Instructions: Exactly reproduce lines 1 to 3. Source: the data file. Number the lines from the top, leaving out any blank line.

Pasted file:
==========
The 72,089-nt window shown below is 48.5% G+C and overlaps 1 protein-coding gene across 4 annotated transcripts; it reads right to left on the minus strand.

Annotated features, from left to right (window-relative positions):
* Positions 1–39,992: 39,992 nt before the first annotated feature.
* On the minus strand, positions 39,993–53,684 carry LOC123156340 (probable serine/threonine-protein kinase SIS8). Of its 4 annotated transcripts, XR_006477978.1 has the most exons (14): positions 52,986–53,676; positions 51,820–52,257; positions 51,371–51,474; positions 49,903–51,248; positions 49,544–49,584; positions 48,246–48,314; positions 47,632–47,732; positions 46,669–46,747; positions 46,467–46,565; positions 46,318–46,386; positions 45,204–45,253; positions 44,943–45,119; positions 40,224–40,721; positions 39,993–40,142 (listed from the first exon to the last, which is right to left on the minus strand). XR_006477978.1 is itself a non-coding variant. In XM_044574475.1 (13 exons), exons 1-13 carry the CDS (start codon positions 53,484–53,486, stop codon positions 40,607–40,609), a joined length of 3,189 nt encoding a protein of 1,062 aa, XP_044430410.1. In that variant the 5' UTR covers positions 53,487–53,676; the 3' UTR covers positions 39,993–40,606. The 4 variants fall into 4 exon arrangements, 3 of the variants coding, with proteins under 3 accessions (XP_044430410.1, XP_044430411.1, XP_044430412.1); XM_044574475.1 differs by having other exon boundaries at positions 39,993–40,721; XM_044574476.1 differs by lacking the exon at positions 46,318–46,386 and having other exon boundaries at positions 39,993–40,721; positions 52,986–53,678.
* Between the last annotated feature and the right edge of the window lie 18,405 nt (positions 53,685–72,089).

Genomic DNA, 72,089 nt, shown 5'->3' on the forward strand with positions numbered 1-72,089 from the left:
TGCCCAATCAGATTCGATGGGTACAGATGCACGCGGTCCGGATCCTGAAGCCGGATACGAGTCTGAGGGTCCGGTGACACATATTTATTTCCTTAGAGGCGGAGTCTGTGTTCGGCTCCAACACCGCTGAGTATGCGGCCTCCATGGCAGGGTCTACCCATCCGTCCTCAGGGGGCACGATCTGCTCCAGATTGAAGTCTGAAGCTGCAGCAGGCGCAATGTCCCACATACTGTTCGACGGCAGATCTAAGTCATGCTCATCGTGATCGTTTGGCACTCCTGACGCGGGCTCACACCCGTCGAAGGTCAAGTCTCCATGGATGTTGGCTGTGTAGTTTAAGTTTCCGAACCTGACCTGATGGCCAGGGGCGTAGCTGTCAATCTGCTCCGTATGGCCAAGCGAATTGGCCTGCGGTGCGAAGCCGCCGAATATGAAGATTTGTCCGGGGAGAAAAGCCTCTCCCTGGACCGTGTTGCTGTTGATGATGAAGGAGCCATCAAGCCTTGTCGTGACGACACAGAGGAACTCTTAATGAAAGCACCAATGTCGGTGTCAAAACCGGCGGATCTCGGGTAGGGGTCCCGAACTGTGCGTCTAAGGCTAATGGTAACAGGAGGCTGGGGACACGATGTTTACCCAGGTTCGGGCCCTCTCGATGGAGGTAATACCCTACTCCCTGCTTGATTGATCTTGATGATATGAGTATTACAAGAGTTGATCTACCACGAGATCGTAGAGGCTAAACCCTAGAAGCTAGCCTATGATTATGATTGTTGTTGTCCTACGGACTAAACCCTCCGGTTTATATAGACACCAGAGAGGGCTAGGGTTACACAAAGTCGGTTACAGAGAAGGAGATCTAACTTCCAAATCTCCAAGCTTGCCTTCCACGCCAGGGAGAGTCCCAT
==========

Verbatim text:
The 72,089-nt window shown below is 48.5% G+C and overlaps 1 protein-coding gene across 4 annotated transcripts; it reads right to left on the minus strand.

Annotated features, from left to right (window-relative positions):
* Positions 1–39,992: 39,992 nt before the first annotated feature.